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A divided US Senate panel approved Chuck Hagel as the next US secretary of defense on Tuesday, a key step in a process that could see the controversial nominee confirmed as early as this week.
The Senate Armed Services Committee split along party lines by 14 votes to 11, to narrowly approve the former Republican senator whose positions on Iran, Israel and the Iraq war sparked concerns by fellow conservatives.
If approved by the full Senate, Hagel would replace outgoing Pentagon chief Leon Panetta at a time of rising tension in Middle East hotspots, in the budget battle at home and after this week's rogue nuclear test by North Korea.
The tense, two-hour hearing saw lawmakers verbally sparring over Hagel's qualifications, his occasionally evasive responses to senators' questions and even his patriotism.
Some of the harshest criticism came from Senator Lindsey Graham, who said Hagel was well outside both the left or right lanes of American foreign policy.
"When it comes to some of the Iranian (and) Israeli issues, there's the Chuck Hagel lane. He's in a league of his own, guys," Graham said.
With Hagel, it has been "a series of things, a series of votes, an edge about him that makes many of us very unnerved about his selection at a time when the world is on fire."
Before the vote, Graham told reporters he would seek to block Hagel's confirmation, but Democratic Majority Leader Harry Reid brushed aside the threat, saying he expected to bring a vote to the Senate floor "this week."
Should Reid be forced to overcome a procedural block, a vote to proceed would require 60 votes rather than a simple majority of the 100 seat body.
Democrats have a 55 to 45 edge in the chamber. All the Democrats are expected to back Hagel and at least two Republicans -- Senators Thad Cochran and Mike Johanns -- have said they would.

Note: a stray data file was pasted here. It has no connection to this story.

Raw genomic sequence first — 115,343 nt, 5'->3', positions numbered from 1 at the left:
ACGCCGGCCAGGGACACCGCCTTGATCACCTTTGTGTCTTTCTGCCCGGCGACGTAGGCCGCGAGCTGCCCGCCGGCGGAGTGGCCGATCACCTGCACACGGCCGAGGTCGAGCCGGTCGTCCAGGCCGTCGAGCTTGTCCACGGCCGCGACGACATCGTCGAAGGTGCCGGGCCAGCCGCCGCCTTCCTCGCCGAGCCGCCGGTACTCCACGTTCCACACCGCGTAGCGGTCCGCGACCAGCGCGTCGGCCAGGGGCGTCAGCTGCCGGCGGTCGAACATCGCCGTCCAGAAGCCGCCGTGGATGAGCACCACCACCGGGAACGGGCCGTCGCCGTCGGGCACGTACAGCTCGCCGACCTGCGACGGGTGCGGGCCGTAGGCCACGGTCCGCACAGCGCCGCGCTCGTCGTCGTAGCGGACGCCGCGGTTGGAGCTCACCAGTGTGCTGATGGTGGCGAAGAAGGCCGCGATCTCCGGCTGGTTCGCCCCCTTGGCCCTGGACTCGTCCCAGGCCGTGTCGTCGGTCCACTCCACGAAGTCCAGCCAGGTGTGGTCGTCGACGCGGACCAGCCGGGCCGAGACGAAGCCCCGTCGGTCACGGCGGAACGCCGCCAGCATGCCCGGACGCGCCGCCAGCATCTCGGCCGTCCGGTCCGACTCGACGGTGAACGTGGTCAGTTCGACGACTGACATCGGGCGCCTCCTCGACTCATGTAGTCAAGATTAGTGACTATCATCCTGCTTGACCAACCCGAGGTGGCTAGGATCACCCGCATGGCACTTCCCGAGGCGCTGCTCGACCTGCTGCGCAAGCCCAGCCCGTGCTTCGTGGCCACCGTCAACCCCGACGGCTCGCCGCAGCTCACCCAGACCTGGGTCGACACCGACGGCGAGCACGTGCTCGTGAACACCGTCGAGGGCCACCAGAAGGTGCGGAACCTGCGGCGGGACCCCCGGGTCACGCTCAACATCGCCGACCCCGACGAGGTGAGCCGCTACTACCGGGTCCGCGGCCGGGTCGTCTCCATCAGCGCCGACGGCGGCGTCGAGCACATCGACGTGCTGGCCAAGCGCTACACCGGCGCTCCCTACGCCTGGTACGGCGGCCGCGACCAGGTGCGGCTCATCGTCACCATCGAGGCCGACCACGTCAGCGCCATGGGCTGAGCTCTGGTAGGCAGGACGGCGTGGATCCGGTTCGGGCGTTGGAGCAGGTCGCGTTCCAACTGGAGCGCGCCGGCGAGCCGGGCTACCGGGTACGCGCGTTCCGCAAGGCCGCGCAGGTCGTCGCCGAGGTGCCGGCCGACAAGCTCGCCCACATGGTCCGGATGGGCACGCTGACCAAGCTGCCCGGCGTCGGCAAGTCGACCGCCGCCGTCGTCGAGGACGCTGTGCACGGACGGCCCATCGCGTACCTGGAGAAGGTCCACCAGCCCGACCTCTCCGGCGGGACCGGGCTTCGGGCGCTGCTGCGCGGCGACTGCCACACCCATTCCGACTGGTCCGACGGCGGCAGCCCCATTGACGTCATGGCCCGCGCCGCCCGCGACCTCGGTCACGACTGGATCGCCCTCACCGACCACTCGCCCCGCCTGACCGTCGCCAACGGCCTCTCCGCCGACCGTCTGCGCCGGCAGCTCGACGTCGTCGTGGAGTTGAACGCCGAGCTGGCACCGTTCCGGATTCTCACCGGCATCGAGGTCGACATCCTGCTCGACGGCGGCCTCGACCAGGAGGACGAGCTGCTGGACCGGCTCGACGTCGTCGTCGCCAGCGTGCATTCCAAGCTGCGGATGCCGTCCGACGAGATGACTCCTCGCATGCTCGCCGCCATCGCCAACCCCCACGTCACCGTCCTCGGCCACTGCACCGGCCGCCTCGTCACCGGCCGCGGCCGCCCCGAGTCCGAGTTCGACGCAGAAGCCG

But the committee debate showed intense partisan differences, with Republicans seeking more time to receive information about payments Hagel received for several of his speeches in recent years.
"This vote is being rushed," Senator David Vitter told the committee.
Newly elected Senator Ted Cruz of Texas angered Democrats when he demanded that Hagel release more personal financial information, suggesting Hagel could have been influenced by foreign countries or "extreme radical groups."
That prompted a fierce retort by Democratic Senator Bill Nelson, who said he believed "Senator Cruz has gone over the line.
"He basically has impugned the patriotism of the nominee... about him in essence being cozy with Iran.
The sparring eventually led John McCain, a Republican and Hagel's fellow Vietnam War veteran who fell out with him in part over Hagel's opposition to the US troop surge during the Iraq war, to step in.
"Senator Hagel is an honorable man. No one should impugn his character or integrity," McCain said.
Levin told the committee that despite Republican efforts to portray Hagel as "outside the mainstream," he has received broad support from former secretaries of defense and other senior statesmen.
"If there is a risk here it is that the defeat of this nomination would leave the Department of Defense leaderless at a time when we face immense budgetary challenges and our military is engaged in combat operations overseas," Levin warned.
Hagel endured withering cross-examination in lengthy testimony on January 31, when Republicans pressed him about his past statements and votes on Israel and Iran and its nuclear drive.
When Vitter repeated a proposal to delay the Hagel vote, Levin waved him off. "This could go on forever," he snapped. "We need a secretary of defense."